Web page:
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Calls to Duty Put Careers on Hold : Armed forces: Frequent transfers make it difficult for spouses to build careers. The Military Spouse Career Network offers support.

November 22, 1990|DEBORAH SCHOCH | TIMES STAFF WRITER

Two months ago, Becky Crusoe enrolled in a graduate program in Los Angeles, planning to pursue a long hoped-for degree in clinical psychology.

Last week, her husband, a lieutenant colonel in the Air Force, announced some unwelcome news: He is due to be reassigned to another city sometime next year.

After 18 years as a military spouse, Crusoe says, she should be used to this sort of disruption. But the experience is still jolting.

"It's not a real good time to get orders," the Torrance resident said somberly as she broke the news to members of the Los Angeles/Long Beach chapter of the Military Spouse Career Network, a group she helped found and now heads.

In fact, the group had gathered for the evening at the Ft. MacArthur Community Center in San Pedro to talk about exactly that--the effects of military life on spouses struggling to maintain careers.

They talked about the problems they face building their careers. Spouses who need to get state licenses--as psychotherapists, for example--might gather the needed credentials and then have their husbands reassigned to another state with new requirements. Some employers are reluctant to hire military spouses, fearing they will learn the job and then leave. And on some more conservative military bases, wives who manage to piece together careers can find themselves without a support structure.

"The traditional military wife, the idea of her working--you just wouldn't hear of it," Crusoe said. "Her job was, first, to get him promoted, and two, to raise her family."

The kind of disruption military spouses face is reflected in the turnover among officers of the fledgling career network.

Crusoe, 39, is the second president of the one-year-old chapter. Its first president, Audrey Cleary Bailey, was whisked off to San Francisco in August when her husband, a Navy captain, was reassigned. And the network's treasurer is due to leave with her husband this winter.

During the last two decades, the feminist movement and economic necessity have propelled large numbers of women into the work force. For military spouses--who remain predominantly women--that transition has been particularly difficult because their lives are punctuated by "new orders" that mandate frequent cross-country moves.

These are the people that the Military Spouse Career Network seeks to serve. Its founders describe it as a forum where military spouses from all branches of service can exchange information, support one another and develop contacts with others who share their career goals.

This kind of support system could soften the impact of moving, said Bailey, who has moved 14 times with her husband.

"Keeping two careers going is one thing," she said. "Trying to take it on the road every two years is something else."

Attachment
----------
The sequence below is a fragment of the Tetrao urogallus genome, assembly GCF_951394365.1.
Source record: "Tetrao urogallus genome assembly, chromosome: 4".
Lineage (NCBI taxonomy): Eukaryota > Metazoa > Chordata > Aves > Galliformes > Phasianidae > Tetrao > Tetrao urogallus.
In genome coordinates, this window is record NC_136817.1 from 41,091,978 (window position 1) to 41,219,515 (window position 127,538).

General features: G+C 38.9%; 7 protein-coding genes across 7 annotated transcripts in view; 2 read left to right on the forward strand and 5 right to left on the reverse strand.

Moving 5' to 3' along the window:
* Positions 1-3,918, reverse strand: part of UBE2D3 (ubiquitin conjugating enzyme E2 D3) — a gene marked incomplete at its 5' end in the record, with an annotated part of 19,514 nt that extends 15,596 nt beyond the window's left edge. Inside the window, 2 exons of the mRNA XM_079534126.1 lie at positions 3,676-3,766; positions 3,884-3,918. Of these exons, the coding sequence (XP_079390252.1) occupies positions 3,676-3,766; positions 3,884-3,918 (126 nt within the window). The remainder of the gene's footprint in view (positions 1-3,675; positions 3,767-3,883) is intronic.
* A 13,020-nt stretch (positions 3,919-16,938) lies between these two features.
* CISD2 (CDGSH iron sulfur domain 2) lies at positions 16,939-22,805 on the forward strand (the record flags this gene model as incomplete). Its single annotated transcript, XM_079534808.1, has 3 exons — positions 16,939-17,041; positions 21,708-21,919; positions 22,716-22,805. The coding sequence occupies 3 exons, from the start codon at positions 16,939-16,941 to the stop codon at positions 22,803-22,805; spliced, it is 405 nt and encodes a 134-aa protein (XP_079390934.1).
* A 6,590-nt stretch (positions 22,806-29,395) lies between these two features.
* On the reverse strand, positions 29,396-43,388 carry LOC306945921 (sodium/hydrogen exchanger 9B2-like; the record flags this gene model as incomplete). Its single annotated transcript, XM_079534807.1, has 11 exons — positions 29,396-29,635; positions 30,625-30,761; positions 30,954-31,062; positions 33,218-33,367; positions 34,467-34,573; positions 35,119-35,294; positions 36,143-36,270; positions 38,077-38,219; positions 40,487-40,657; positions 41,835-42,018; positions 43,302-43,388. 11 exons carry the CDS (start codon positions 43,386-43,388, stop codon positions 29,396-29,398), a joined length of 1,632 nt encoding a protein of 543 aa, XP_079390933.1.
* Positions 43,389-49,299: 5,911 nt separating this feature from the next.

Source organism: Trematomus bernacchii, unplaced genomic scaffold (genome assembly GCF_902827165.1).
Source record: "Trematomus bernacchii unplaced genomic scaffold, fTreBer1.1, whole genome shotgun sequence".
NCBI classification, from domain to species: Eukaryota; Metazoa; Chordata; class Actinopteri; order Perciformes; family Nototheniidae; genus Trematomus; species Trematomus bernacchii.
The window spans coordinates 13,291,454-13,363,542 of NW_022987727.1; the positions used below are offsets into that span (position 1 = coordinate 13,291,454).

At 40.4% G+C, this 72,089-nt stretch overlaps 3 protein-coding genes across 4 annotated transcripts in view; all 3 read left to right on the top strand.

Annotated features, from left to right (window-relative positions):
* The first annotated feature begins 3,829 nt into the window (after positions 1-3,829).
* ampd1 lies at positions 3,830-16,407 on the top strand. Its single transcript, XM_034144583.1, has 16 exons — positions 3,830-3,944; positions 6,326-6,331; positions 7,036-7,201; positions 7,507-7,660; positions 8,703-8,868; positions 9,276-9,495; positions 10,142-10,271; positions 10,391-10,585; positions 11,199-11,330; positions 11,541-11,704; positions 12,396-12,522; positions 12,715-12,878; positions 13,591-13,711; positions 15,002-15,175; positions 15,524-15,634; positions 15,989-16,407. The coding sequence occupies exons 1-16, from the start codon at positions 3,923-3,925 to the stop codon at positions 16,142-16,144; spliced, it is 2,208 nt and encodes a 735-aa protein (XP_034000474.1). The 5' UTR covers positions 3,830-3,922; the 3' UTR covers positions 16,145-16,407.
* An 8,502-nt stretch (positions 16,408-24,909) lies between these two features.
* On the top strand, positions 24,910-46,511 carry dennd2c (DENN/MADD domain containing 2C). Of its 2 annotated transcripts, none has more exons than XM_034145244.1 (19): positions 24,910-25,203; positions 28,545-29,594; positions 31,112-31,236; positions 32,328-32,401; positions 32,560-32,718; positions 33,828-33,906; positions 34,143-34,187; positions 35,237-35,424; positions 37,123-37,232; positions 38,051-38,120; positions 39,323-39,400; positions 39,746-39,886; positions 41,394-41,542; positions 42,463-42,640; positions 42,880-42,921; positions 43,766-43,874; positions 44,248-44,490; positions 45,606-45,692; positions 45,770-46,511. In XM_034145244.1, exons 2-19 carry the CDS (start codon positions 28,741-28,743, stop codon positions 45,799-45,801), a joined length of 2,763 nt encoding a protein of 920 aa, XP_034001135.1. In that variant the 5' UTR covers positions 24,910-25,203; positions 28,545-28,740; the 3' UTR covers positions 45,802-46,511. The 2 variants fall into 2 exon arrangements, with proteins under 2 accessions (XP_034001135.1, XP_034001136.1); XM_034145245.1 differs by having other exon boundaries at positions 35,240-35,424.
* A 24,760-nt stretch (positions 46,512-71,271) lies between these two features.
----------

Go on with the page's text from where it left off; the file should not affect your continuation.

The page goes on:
The Los Angeles/Long Beach network, founded in November, 1989, now has about 100 members, predominantly Air Force and Navy spouses. They pay $20 annual dues and attend general meetings every two months.

The local network is only the fourth of its kind in the country, members say. Groups also are operating in Washington, D.C., San Diego and Hawaii, all areas with large military populations. The San Diego network, formed in late 1988, has nearly 200 members, primarily Navy spouses.

The concept is spreading. Bailey, the former Los Angeles president, plans to form a Bay Area group. She said another group is organizing in Charleston, S.C. And there is talk of a chapter in Japan. Organizers hope that in time, a truly national organization will develop so that spouses moving around the country--or even the world--will be able to plug in to the network in their new cities.

As last week's meeting began, Crusoe asked the 20 women and one man to stand and introduce themselves.

A young woman said she has two daughters. "Right now, they're my career. Beyond that, I'm undecided. That's one of the reasons I'm here tonight."

Another woman complained: "Every time I move, I change careers." The women around her laughed knowingly.

About 75% of military wives now work, Crusoe said.

Most of those who spoke are working outside the home, but few have jobs in their chosen fields.

A former teacher said she is now working as a secretary.

Peggy Shaver, 42, a military spouse who moved to Los Angeles in July, has worked in politics and marketing. Now she is busy with her three children, ages 16 months, 2 1/2 and 4. She said that her MBA degree, matted in pink, hangs over her kitchen sink. "I have no idea what I'm going to do," she said. She has thought of trying to develop a free-lance business as an events planner. One speaker at the network meeting urged women to bring in their business cards for other women in the network.

Shaver leaned over and offered the woman sitting next to her a blank index card. She said wryly: "Here. Here's my card."

Rick Metzer is also a military spouse, but one with a different perspective.

His wife is Patricia A. Tracey, the Navy captain who this summer took command of the Long Beach Naval Station.

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